Quote  Link

    Report

    • I think this is fair, but I also think this is a situation where the “establishment” needed to think in terms of “half a loaf” versus “no loaf” at all. If the establishment position was Bush > Rubio > Cruz > Trump, going for Bush was a strategy that risked total annihilation. Rubio was a safer pick in the sense that it could have forestalled a much worse outcome.

      Basically, the Bush loyalists should have known better, IMO. But I agree that the mechanism for consolidation may not have existed.

        Quote  Link

      Report

      • Dan,

        Is there any evidence of a singular establishment any more? From the other side of the aisle, what I see is the growth of a multi-polar party with each pole (a) having the money and voters to exercise real power and (b) hating the others. Trump obviously is his own locus of power. But isn’t it the case that Rubio had his own locus of money and supporters who really hated the Bush team? And isn’t the same story true for Cruz?

        Who among the major donors is taking any guidance from Mitch McConnell or Paul Ryan?

          Quote  Link

        Report

        • I think there is a lot of truth to this. I guess my point was that Rubio was an option that should have been palatable to Jeb Bush supporters while also picking off enough of the hard-line types that the Bush supporters should’ve defected to Rubio, strategically, much sooner.

          I think Citizens United, in its way, has made consolidation a lot harder.

            Quote  Link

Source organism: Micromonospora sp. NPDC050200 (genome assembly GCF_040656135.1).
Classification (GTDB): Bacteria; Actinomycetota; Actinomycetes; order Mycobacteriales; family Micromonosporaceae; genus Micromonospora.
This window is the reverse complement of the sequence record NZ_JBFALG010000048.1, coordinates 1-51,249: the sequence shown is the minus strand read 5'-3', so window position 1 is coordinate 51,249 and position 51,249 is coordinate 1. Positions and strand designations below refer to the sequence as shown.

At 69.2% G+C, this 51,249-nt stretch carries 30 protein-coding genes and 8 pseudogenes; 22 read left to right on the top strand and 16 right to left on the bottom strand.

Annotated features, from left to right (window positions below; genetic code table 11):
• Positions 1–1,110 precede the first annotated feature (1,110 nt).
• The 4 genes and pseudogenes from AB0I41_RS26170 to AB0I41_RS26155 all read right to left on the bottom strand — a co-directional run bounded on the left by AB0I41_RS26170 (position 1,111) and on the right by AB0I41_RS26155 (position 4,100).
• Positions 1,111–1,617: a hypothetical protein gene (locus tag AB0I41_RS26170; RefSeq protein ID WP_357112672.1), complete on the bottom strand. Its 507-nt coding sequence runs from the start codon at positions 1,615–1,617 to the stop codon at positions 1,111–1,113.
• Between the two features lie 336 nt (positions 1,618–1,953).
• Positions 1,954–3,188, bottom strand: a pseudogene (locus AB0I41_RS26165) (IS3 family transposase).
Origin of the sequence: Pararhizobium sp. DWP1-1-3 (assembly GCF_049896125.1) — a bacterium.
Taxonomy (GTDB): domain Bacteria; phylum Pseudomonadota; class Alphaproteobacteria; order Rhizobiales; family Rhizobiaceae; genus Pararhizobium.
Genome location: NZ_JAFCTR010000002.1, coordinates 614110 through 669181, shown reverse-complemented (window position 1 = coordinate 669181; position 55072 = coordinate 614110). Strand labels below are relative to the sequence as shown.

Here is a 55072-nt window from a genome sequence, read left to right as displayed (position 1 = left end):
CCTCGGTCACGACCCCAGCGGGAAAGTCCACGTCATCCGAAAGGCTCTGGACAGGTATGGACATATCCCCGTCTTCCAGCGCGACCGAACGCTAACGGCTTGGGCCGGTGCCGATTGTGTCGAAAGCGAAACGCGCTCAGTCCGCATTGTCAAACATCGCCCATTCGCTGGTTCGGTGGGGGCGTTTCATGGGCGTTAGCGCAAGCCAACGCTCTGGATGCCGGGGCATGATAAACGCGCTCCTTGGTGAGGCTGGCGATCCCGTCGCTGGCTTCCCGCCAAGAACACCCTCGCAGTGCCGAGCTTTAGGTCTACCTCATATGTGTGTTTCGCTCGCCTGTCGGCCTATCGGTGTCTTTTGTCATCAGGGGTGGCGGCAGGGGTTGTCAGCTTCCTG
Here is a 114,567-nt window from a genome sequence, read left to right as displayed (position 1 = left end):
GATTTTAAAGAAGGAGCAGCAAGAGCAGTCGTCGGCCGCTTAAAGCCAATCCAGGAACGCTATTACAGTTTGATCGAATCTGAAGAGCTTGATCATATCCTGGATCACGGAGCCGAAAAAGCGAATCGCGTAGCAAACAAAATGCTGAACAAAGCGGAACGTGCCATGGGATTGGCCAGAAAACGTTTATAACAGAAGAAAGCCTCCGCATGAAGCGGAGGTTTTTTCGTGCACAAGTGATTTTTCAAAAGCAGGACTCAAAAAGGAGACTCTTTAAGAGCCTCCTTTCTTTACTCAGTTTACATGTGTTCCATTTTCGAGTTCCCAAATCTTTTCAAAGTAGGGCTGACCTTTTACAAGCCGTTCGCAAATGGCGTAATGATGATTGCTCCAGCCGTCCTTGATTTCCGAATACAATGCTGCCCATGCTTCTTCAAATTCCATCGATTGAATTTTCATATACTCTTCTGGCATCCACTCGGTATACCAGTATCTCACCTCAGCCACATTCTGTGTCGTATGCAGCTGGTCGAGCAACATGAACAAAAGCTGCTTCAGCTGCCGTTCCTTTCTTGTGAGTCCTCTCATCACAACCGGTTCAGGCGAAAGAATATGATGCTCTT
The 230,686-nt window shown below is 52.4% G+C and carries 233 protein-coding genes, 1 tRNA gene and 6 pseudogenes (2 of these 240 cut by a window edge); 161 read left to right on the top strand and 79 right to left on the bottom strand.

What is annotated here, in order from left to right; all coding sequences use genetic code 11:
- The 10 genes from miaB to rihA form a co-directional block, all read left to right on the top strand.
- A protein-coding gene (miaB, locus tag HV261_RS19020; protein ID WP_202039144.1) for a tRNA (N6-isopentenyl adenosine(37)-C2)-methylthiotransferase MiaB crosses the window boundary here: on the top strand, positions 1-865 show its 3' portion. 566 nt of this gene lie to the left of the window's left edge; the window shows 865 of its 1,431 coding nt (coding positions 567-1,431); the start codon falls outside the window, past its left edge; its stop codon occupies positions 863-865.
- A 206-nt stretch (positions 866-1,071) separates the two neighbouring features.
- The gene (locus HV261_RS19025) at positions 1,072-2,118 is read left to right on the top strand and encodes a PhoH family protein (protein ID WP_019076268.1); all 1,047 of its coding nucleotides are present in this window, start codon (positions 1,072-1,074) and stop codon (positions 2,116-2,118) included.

Report

          • I think Citizens United, in its way, has made consolidation a lot harder.

            In 2008, you have four consequential candidates; the last of the remainder leaves the race 27 days after the Iowa caucuses. In 2012, you have four consequential candidates; the last of the remainder leaves the race 16 days after the Iowa Caucuses. In 2016, you have four consequential candidates; the last of the remainder leaves the race 32 days after the Iowa caucuses. This makes a difference?

              Quote  Link

            Report

  4. “The divided field resulted in Rubio bleeding potential votes to Kasich and Bush in South Carolina, and Kasich on Super Tuesday.”

    But Trump “bled” votes to Kasich too. We like to think that voters’s preferences align into neat and tody categories, i.e. that all the Kasich voters would pick a “mainstream” (which is hilarious given that everyone in the R race is right of right) candidate. But that isn’t how it works. Trump would pick up a lot of Kasich voters, too.

    Are their polls from the past showing anyone would’ve beat Trump head to head? Even if there were, Trump may have changed his focus if the field were narrowed and won anyway. So the hypothetical one on one matchup needs to be fair to Trump.

    R’s don’t like to admit it, but their party’s voters love Trump because he is racist, xenophobic, small-minded, a conspiracy theorist, and an unrealistic fantasist. That is the mainstream voter. The mainstream donor wants low taxes and no regulations like minimum wages or child-labor laws or something.